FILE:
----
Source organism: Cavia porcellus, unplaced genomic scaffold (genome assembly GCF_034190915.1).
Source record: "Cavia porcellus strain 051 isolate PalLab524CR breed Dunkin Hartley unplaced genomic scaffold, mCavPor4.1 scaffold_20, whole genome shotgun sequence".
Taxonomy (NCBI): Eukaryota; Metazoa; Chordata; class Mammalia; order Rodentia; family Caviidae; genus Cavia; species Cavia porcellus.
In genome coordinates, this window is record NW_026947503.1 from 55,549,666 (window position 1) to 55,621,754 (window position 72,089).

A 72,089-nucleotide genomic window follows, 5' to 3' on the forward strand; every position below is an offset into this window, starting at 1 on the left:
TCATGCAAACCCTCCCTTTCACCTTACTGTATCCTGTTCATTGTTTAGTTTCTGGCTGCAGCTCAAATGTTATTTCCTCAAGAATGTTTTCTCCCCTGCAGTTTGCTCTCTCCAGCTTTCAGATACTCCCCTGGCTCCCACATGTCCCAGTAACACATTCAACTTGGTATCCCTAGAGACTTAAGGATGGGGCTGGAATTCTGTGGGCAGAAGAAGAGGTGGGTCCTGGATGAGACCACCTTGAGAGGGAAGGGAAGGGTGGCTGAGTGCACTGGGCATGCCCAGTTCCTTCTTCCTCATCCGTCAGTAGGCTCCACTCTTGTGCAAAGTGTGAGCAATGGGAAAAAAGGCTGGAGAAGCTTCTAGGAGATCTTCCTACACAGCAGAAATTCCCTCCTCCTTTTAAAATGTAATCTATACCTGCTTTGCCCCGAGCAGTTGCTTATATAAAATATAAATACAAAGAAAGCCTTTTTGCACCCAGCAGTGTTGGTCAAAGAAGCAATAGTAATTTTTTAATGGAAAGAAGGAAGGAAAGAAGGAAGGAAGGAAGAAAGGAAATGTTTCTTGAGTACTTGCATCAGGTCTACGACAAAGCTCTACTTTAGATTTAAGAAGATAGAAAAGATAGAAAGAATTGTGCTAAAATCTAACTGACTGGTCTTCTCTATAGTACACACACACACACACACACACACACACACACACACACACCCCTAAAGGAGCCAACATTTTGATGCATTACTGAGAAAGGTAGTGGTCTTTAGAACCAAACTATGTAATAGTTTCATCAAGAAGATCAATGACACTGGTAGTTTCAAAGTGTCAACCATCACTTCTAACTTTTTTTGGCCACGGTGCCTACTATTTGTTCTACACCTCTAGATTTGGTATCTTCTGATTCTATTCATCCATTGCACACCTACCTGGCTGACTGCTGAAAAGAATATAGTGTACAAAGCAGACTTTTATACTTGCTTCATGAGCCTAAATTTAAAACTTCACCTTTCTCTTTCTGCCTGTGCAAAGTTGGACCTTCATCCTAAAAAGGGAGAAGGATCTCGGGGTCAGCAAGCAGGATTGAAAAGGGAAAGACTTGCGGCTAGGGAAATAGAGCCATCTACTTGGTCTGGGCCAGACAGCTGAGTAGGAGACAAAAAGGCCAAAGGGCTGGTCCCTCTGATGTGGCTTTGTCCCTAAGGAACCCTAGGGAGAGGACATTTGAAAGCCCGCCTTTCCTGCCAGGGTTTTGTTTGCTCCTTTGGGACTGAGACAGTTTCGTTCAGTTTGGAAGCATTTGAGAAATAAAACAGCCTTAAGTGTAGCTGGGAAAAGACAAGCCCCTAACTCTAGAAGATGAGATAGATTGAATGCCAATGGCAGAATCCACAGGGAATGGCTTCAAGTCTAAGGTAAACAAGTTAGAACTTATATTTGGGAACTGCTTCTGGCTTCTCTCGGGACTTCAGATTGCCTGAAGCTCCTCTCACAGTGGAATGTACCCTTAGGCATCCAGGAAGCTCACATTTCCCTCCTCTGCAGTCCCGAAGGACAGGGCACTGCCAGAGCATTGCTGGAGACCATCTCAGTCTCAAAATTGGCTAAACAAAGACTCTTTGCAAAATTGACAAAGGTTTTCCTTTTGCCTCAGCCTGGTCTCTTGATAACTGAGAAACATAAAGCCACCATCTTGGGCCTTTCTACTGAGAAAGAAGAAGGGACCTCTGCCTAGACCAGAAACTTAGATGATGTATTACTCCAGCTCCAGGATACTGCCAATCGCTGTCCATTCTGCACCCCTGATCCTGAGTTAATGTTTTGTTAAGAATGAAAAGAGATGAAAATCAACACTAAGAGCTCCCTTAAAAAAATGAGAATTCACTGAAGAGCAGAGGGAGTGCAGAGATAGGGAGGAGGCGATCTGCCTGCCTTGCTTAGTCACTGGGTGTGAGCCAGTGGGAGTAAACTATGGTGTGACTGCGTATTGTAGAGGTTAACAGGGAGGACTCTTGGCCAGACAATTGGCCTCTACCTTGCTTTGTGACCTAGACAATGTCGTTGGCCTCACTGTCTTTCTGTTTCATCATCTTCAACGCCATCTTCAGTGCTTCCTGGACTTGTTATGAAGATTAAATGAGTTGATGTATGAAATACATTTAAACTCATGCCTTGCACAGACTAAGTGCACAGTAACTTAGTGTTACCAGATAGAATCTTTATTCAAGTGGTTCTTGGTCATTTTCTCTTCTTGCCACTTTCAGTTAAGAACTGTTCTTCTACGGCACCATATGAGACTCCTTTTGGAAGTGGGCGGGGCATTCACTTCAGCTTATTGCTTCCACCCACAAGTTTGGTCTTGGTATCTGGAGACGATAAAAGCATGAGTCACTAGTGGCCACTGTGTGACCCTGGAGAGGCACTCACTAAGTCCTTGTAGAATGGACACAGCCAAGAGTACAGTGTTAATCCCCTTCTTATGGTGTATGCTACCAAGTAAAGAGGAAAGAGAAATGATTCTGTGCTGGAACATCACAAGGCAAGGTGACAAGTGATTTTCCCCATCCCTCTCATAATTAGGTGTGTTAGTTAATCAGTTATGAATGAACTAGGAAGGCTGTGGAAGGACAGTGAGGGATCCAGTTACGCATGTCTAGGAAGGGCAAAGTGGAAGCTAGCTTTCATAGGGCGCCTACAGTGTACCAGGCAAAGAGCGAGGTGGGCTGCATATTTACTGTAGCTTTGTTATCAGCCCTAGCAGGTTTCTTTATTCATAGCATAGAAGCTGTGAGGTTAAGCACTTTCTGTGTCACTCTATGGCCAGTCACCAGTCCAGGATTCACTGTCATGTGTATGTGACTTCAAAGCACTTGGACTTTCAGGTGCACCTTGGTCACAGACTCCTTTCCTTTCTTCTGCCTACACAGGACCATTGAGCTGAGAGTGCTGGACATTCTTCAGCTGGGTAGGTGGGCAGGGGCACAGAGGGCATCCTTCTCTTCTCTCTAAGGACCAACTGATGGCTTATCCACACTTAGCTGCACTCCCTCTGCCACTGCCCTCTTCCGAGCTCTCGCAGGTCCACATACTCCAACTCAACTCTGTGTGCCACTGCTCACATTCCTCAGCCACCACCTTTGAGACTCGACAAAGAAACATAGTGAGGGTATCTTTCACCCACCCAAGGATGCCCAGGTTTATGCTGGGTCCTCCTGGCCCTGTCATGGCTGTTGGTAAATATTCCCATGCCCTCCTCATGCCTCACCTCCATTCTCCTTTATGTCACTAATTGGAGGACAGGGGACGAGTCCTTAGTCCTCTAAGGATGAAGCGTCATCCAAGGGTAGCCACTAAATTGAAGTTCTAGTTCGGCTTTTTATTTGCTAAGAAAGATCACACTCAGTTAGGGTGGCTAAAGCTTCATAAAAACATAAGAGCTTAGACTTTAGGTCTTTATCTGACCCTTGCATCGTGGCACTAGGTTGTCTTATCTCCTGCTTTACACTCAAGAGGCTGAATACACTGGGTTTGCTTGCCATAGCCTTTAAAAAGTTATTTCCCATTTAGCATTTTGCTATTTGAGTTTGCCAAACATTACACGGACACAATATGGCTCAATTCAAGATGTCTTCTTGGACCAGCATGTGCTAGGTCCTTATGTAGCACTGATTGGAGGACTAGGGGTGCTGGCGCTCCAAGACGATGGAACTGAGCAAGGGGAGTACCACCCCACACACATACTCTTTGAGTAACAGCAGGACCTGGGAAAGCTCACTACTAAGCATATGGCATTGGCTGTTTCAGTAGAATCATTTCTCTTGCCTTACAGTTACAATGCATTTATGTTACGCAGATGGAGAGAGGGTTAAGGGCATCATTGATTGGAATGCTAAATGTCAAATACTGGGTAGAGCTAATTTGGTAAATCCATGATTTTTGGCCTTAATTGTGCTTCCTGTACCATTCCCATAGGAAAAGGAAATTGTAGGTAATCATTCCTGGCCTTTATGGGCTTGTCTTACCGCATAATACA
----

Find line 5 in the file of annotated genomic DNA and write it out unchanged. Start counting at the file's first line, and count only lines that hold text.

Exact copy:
A 72,089-nucleotide genomic window follows, 5' to 3' on the forward strand; every position below is an offset into this window, starting at 1 on the left: